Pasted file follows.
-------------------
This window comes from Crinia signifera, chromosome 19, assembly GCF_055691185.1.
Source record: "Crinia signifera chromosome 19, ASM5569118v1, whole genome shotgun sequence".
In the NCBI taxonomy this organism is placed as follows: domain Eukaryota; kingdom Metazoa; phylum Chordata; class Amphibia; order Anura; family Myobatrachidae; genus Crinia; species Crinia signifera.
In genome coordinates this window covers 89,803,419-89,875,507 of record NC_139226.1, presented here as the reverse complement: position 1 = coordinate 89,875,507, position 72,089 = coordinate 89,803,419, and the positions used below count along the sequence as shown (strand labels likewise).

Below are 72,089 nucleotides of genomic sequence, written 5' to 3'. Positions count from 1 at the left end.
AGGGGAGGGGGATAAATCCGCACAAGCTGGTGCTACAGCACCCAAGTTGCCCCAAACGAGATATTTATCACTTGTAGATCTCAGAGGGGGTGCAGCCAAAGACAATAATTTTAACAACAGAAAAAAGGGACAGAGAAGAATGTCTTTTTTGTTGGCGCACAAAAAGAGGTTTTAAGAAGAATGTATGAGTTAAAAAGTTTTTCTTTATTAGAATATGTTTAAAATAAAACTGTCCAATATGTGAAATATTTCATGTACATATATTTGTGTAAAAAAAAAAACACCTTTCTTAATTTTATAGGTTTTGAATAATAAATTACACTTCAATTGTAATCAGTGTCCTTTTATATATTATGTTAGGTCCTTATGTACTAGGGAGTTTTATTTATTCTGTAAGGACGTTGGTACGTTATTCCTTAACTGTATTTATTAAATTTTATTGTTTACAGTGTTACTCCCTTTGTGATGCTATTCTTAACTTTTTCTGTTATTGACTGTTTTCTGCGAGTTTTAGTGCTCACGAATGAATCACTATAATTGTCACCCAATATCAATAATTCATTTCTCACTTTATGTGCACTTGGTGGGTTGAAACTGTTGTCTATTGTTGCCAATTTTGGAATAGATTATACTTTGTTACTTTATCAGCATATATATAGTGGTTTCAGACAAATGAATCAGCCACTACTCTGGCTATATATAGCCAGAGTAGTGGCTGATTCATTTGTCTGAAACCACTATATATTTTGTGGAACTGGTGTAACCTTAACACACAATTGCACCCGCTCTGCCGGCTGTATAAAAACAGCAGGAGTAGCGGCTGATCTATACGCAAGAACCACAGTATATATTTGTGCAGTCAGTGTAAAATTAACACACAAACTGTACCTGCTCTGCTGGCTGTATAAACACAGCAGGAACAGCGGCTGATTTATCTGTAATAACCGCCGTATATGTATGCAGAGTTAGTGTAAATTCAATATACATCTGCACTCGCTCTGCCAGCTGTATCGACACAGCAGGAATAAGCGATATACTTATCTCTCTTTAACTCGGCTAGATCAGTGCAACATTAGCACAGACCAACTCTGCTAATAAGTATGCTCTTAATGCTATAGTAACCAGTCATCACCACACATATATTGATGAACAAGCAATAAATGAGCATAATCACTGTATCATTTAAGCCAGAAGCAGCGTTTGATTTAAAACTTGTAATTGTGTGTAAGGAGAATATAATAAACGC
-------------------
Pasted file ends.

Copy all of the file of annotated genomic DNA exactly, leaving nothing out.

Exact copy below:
This window comes from Crinia signifera, chromosome 19, assembly GCF_055691185.1.
Source record: "Crinia signifera chromosome 19, ASM5569118v1, whole genome shotgun sequence".
In the NCBI taxonomy this organism is placed as follows: domain Eukaryota; kingdom Metazoa; phylum Chordata; class Amphibia; order Anura; family Myobatrachidae; genus Crinia; species Crinia signifera.
In genome coordinates this window covers 89,803,419-89,875,507 of record NC_139226.1, presented here as the reverse complement: position 1 = coordinate 89,875,507, position 72,089 = coordinate 89,803,419, and the positions used below count along the sequence as shown (strand labels likewise).

Below are 72,089 nucleotides of genomic sequence, written 5' to 3'. Positions count from 1 at the left end.
AGGGGAGGGGGATAAATCCGCACAAGCTGGTGCTACAGCACCCAAGTTGCCCCAAACGAGATATTTATCACTTGTAGATCTCAGAGGGGGTGCAGCCAAAGACAATAATTTTAACAACAGAAAAAAGGGACAGAGAAGAATGTCTTTTTTGTTGGCGCACAAAAAGAGGTTTTAAGAAGAATGTATGAGTTAAAAAGTTTTTCTTTATTAGAATATGTTTAAAATAAAACTGTCCAATATGTGAAATATTTCATGTACATATATTTGTGTAAAAAAAAAAACACCTTTCTTAATTTTATAGGTTTTGAATAATAAATTACACTTCAATTGTAATCAGTGTCCTTTTATATATTATGTTAGGTCCTTATGTACTAGGGAGTTTTATTTATTCTGTAAGGACGTTGGTACGTTATTCCTTAACTGTATTTATTAAATTTTATTGTTTACAGTGTTACTCCCTTTGTGATGCTATTCTTAACTTTTTCTGTTATTGACTGTTTTCTGCGAGTTTTAGTGCTCACGAATGAATCACTATAATTGTCACCCAATATCAATAATTCATTTCTCACTTTATGTGCACTTGGTGGGTTGAAACTGTTGTCTATTGTTGCCAATTTTGGAATAGATTATACTTTGTTACTTTATCAGCATATATATAGTGGTTTCAGACAAATGAATCAGCCACTACTCTGGCTATATATAGCCAGAGTAGTGGCTGATTCATTTGTCTGAAACCACTATATATTTTGTGGAACTGGTGTAACCTTAACACACAATTGCACCCGCTCTGCCGGCTGTATAAAAACAGCAGGAGTAGCGGCTGATCTATACGCAAGAACCACAGTATATATTTGTGCAGTCAGTGTAAAATTAACACACAAACTGTACCTGCTCTGCTGGCTGTATAAACACAGCAGGAACAGCGGCTGATTTATCTGTAATAACCGCCGTATATGTATGCAGAGTTAGTGTAAATTCAATATACATCTGCACTCGCTCTGCCAGCTGTATCGACACAGCAGGAATAAGCGATATACTTATCTCTCTTTAACTCGGCTAGATCAGTGCAACATTAGCACAGACCAACTCTGCTAATAAGTATGCTCTTAATGCTATAGTAACCAGTCATCACCACACATATATTGATGAACAAGCAATAAATGAGCATAATCACTGTATCATTTAAGCCAGAAGCAGCGTTTGATTTAAAACTTGTAATTGTGTGTAAGGAGAATATAATAAACGC